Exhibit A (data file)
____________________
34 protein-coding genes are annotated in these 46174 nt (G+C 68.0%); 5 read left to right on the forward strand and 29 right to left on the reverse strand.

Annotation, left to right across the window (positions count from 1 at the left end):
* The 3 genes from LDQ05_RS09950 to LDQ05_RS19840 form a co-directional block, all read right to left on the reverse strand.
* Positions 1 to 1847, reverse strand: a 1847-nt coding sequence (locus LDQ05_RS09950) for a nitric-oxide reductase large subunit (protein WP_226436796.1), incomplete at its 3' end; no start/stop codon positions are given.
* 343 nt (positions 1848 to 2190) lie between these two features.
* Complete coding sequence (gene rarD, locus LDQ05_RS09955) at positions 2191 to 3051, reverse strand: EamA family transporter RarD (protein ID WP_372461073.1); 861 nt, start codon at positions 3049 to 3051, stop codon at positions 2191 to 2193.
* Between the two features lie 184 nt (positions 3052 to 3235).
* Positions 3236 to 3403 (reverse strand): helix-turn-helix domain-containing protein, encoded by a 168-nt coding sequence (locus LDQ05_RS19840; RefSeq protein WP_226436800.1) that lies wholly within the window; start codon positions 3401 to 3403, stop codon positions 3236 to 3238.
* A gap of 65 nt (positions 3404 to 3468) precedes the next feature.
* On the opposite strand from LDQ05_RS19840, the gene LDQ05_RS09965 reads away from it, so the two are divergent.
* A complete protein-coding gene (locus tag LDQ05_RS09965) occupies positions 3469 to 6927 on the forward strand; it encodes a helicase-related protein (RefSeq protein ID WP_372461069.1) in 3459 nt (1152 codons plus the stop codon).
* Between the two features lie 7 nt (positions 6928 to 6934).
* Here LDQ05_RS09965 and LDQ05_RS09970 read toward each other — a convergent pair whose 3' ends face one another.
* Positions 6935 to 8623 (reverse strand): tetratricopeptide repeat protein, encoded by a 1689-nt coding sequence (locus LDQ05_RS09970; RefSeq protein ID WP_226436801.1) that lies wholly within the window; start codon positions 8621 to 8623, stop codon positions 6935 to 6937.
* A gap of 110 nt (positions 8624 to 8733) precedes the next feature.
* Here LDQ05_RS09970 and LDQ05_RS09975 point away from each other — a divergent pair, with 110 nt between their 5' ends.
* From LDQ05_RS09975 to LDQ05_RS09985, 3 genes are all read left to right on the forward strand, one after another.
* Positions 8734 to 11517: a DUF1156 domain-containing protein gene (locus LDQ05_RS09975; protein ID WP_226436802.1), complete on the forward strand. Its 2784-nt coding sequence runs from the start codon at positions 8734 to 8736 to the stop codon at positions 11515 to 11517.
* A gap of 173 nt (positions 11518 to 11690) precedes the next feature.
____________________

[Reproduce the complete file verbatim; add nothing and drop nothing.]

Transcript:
34 protein-coding genes are annotated in these 46174 nt (G+C 68.0%); 5 read left to right on the forward strand and 29 right to left on the reverse strand.

Annotation, left to right across the window (positions count from 1 at the left end):
* The 3 genes from LDQ05_RS09950 to LDQ05_RS19840 form a co-directional block, all read right to left on the reverse strand.
* Positions 1 to 1847, reverse strand: a 1847-nt coding sequence (locus LDQ05_RS09950) for a nitric-oxide reductase large subunit (protein WP_226436796.1), incomplete at its 3' end; no start/stop codon positions are given.
* 343 nt (positions 1848 to 2190) lie between these two features.
* Complete coding sequence (gene rarD, locus LDQ05_RS09955) at positions 2191 to 3051, reverse strand: EamA family transporter RarD (protein ID WP_372461073.1); 861 nt, start codon at positions 3049 to 3051, stop codon at positions 2191 to 2193.
* Between the two features lie 184 nt (positions 3052 to 3235).
* Positions 3236 to 3403 (reverse strand): helix-turn-helix domain-containing protein, encoded by a 168-nt coding sequence (locus LDQ05_RS19840; RefSeq protein WP_226436800.1) that lies wholly within the window; start codon positions 3401 to 3403, stop codon positions 3236 to 3238.
* A gap of 65 nt (positions 3404 to 3468) precedes the next feature.
* On the opposite strand from LDQ05_RS19840, the gene LDQ05_RS09965 reads away from it, so the two are divergent.
* A complete protein-coding gene (locus tag LDQ05_RS09965) occupies positions 3469 to 6927 on the forward strand; it encodes a helicase-related protein (RefSeq protein ID WP_372461069.1) in 3459 nt (1152 codons plus the stop codon).
* Between the two features lie 7 nt (positions 6928 to 6934).
* Here LDQ05_RS09965 and LDQ05_RS09970 read toward each other — a convergent pair whose 3' ends face one another.
* Positions 6935 to 8623 (reverse strand): tetratricopeptide repeat protein, encoded by a 1689-nt coding sequence (locus LDQ05_RS09970; RefSeq protein ID WP_226436801.1) that lies wholly within the window; start codon positions 8621 to 8623, stop codon positions 6935 to 6937.
* A gap of 110 nt (positions 8624 to 8733) precedes the next feature.
* Here LDQ05_RS09970 and LDQ05_RS09975 point away from each other — a divergent pair, with 110 nt between their 5' ends.
* From LDQ05_RS09975 to LDQ05_RS09985, 3 genes are all read left to right on the forward strand, one after another.
* Positions 8734 to 11517: a DUF1156 domain-containing protein gene (locus LDQ05_RS09975; protein ID WP_226436802.1), complete on the forward strand. Its 2784-nt coding sequence runs from the start codon at positions 8734 to 8736 to the stop codon at positions 11515 to 11517.
* A gap of 173 nt (positions 11518 to 11690) precedes the next feature.